"Doesn't look good," said Ray Sperling, my reliable deckhand and expert scallop culler, as his orange rubber gloves combed through the debris and I reached over to the starboard side to pull up the other dredge. These were words I did not want to hear.

"A few hermit crabs, but no scallops," he added, as he cleaned off the board for my next dumping of underwater refuse. The second dredge fared no better, but there were a few under-sized scallops that were likely hatched back in June. Whether they would survive the next 12 months to reach keeper size by next November would now be in the hands of Mother Nature.

The next tow a few hundred yards down the beach produced our first official scallop of legal size, along with an additional sprinkling of undersized scallops and some hermit and spider crabs. Moving farther into Northwest Harbor did not improve our results. I steered to the west to cover ground near Shelter Island leading into various parts of Noyac Bay, an area that has been a reliable producer for many years.

Alas, the results were the same. Despite the plentiful sunshine and calm conditions, it was clear that the rumors of a lousy season were proving to be true. Two other friends of mine also went out on Saturday and fared no better, with a total of eight scallops taken between the two boats.

Given my results, I did not even go out on Monday for opening day. It was clear to me that it was not worth the time, effort, and fuel for a yield that would amount to no more than an appetizer-size portion. I can't recall the last time I missed an opener. It felt sad.

Perhaps some baymen will find some pockets of scallops, but considering how much ground I covered on Saturday, I'm not overly optimistic. While it was nice to see some juvenile scallops in the bags of our dredges -- some hope for the future -- we saw the same thing last fall too.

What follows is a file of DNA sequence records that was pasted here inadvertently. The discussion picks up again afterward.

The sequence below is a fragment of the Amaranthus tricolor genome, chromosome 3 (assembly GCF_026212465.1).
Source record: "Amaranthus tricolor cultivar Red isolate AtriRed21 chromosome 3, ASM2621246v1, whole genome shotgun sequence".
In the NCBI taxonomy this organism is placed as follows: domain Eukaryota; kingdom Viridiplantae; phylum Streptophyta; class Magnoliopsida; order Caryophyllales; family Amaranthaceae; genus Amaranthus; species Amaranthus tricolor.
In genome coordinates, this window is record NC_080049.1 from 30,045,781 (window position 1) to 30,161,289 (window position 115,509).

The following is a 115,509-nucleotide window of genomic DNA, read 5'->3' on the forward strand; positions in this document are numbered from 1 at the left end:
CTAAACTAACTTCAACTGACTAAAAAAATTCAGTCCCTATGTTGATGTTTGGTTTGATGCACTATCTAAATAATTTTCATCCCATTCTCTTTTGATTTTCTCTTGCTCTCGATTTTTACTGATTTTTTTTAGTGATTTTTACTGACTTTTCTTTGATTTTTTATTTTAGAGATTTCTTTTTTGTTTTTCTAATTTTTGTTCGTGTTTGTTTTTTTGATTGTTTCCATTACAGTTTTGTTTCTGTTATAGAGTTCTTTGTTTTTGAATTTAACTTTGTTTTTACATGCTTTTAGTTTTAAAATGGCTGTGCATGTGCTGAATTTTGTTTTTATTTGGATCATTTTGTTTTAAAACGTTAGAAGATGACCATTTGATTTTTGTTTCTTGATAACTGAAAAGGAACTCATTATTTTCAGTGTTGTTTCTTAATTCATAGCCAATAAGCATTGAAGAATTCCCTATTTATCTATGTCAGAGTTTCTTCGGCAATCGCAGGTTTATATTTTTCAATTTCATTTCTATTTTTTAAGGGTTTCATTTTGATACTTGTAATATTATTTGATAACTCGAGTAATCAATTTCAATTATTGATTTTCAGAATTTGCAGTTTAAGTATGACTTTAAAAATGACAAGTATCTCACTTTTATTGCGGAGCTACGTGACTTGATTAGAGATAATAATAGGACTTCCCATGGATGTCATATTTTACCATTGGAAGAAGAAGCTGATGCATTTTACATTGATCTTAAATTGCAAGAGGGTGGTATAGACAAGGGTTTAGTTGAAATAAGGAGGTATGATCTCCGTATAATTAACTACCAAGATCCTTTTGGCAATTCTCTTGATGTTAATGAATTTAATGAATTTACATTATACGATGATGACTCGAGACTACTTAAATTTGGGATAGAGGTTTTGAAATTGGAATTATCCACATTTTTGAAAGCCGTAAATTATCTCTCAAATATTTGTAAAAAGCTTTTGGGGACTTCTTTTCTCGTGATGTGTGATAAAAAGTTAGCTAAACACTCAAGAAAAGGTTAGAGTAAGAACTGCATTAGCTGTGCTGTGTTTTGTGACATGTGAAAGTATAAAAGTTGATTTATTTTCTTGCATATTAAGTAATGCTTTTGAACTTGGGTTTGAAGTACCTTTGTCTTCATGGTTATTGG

On the fishing scene, those focused on blackfish have been rewarded with excellent catches. Fish up to 10 pounds have been landed with regularity. Plum Island and Fisher's Island are the hot spots, but the action has been gaining strength in and around Block Island.

On Saturday, Capt. Ken Hejducek of the charter boat My Joyce out of Montauk reported good fishing with a full limit of sea bass up to four pounds, along with a bushel of blackfish up to nine pounds taken by his fares. The veteran skipper said that a few cod were also landed. He had a similar catch on Sunday.

"Blackfish action remains strong," said Harvey Bennett from the Tackle Shop in Amagansett. "And along the ocean beaches, striped bass remain in the wash. Only a few are keepers, but the action has been pretty consistent. Small diamond jigs and bucktails have been working best."

"Blackfish is the big name in town," remarked Ken Morse from behind his counter at Tight Lines Tackle in Sag Harbor. "The fish are getting larger and the action has been really good this fall."

Morse also confirmed that stripers remain in residence along the various ocean beaches. "The cut at Georgica was opened a few days ago and the action was great right off the bat. Some keepers were taken as well. I hope it lasts."